Powell Promises Fed Remains "Committed To Using Every Tool" To Save The World From Virus' "Considerable Risks"

"This is about as dire as the language the Fed uses can get."

Those are the words of George Pearkes, macro strategist at Bespoke Investment Group, as he reflects on what The Fed promises and worries about going forward.


Since the weekend when The Fed went "all-in", the dollar is marginally lower, Treasury bond prices are marginally higher, Gold is strong... but stocks are f**king insanely bid...

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And during that same exuberant rampage in stocks after The Powell Put was "reportedly" unleashed, earnings expectations have collapsed...

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Source: Bloomberg

Is this really all that matters now?

Can The Fed not see it has fueled a FOMO-framed multiple-expansion versus complete collapse in consumer's economic confidence...

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Source: Bloomberg

It would appear so and therefore any hint of a doubt about The Fed's full-throated "all-in", "print-or-die" approach to monetary policy forever will hit markets (stock markets most of all) like a ton of bricks.

But, don't forget The Fed has been tapering its QE-Infinity recently...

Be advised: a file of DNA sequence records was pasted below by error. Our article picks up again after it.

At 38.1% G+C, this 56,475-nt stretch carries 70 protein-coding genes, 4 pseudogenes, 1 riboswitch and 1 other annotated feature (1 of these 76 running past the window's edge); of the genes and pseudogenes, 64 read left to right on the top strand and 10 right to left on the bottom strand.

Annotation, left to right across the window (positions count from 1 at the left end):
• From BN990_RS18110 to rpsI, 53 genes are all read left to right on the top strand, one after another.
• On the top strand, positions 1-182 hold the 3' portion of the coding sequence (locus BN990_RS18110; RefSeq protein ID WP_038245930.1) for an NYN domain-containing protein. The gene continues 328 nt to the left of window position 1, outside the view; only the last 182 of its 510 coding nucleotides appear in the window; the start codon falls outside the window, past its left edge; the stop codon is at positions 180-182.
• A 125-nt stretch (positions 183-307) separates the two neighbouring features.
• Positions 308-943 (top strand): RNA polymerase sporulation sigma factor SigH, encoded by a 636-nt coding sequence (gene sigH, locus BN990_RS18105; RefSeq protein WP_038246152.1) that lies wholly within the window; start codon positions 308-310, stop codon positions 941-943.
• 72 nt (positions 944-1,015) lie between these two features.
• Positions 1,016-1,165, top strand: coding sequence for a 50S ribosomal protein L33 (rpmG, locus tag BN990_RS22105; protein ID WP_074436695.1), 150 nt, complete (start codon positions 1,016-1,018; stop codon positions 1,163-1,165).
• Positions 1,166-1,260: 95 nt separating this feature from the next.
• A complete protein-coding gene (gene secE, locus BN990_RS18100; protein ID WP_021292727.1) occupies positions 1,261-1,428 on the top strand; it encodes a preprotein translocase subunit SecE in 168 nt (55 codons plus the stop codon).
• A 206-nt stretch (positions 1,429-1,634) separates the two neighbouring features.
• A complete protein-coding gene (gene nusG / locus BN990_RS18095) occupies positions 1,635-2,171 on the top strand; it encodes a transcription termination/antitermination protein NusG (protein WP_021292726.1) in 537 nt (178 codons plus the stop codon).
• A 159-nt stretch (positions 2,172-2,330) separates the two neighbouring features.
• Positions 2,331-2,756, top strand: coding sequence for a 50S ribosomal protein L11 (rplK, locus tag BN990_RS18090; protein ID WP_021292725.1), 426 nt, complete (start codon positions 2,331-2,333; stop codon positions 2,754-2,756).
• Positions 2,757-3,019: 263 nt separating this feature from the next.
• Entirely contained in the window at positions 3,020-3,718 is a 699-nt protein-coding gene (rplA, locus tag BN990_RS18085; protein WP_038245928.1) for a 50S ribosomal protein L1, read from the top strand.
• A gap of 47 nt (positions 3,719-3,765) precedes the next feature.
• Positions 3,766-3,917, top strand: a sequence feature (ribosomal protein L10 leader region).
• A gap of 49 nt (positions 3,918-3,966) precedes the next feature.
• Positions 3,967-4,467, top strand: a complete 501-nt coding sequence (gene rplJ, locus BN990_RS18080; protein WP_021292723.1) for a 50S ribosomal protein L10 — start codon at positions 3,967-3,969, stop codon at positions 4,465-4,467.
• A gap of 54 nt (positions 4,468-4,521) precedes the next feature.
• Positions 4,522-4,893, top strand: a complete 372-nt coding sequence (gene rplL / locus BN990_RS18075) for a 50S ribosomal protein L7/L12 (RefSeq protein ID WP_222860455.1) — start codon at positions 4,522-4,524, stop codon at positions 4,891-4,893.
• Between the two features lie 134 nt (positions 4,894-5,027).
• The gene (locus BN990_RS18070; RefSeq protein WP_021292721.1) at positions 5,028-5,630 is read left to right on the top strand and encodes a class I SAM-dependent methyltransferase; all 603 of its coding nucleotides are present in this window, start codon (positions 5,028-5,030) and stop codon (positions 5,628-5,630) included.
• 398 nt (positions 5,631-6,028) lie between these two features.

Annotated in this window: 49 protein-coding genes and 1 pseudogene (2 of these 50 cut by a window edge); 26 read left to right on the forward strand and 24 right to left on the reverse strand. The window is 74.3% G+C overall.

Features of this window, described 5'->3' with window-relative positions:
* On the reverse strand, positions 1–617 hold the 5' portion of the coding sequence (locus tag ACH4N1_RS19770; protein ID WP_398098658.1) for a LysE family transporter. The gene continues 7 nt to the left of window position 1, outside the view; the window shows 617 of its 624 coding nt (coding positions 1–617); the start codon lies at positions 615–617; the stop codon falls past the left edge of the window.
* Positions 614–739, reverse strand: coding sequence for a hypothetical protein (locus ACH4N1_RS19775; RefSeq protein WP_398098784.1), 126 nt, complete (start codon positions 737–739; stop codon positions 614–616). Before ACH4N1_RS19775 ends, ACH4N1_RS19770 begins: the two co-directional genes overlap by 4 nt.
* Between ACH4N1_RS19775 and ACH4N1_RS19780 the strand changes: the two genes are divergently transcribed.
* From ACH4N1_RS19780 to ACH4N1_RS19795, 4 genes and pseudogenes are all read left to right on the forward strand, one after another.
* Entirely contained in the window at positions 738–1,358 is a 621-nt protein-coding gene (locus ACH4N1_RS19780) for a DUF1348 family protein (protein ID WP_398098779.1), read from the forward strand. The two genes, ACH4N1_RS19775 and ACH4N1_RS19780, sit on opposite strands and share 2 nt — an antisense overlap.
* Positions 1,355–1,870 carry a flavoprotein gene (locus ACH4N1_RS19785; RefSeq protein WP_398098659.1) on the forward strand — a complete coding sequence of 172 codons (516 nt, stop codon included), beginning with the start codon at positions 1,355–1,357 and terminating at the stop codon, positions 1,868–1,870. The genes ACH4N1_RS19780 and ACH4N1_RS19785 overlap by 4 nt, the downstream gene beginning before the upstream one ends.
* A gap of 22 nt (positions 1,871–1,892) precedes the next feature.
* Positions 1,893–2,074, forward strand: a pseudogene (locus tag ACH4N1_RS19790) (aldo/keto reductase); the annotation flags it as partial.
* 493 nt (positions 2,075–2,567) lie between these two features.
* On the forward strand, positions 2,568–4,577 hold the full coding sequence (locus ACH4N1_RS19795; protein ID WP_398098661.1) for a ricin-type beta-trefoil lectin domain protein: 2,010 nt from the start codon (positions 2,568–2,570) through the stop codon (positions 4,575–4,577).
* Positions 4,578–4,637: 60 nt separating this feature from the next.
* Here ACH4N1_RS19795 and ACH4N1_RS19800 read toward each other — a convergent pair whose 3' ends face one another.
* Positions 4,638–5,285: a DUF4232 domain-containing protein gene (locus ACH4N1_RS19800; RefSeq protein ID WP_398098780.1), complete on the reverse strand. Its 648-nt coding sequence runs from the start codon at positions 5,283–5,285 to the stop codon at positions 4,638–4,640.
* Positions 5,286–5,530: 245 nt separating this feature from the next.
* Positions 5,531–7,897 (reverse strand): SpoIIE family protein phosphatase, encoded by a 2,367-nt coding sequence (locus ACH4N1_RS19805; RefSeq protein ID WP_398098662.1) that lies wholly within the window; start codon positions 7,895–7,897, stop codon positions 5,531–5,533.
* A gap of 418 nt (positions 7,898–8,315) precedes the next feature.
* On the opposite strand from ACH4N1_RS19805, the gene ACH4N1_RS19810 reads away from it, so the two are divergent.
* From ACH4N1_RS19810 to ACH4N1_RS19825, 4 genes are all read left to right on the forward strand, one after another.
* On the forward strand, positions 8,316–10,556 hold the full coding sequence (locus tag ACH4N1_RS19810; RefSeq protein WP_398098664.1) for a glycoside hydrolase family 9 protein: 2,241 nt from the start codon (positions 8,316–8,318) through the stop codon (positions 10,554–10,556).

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As we detailed earlier, WSJ's Fed watchers Jon Hilsenrath and Nick Timiraos started off their expose on how the "Fed Is Changing What It Means to Be a Central Bank" in which the only thing that really mattered was the first paragraph:

The Federal Reserve is redefining central banking. By lending widely to businesses, states and cities in its effort to insulate the U.S. economy from the coronavirus pandemic, it is breaking century-old taboos about who gets money from the central bank in a crisis, on what terms, and what risks it will take about getting that money back.

This is a good description of what the Fed has done in the past month: the breach of virtually every central bank taboo imaginable, crossing lines not even Ben Bernanke dared to cross by openly buying corporate bonds and backstopping virtually all credit instruments, all in the pursuit of stabilizing markets the US economy and avoiding a full-blown depression, even if it meant institutionalizing moral hazard as the only imperative and ending free and capital markets as we know them, resulting in "markets by decree."

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Power Hedge 6 months ago Contributor's comment

The more I see what the Fed is doing, the more confident I am in buying precious metals.

Peter Craig 6 months ago Member's comment


Linda Willis 6 months ago Member's comment

Couldn't have said it better myself.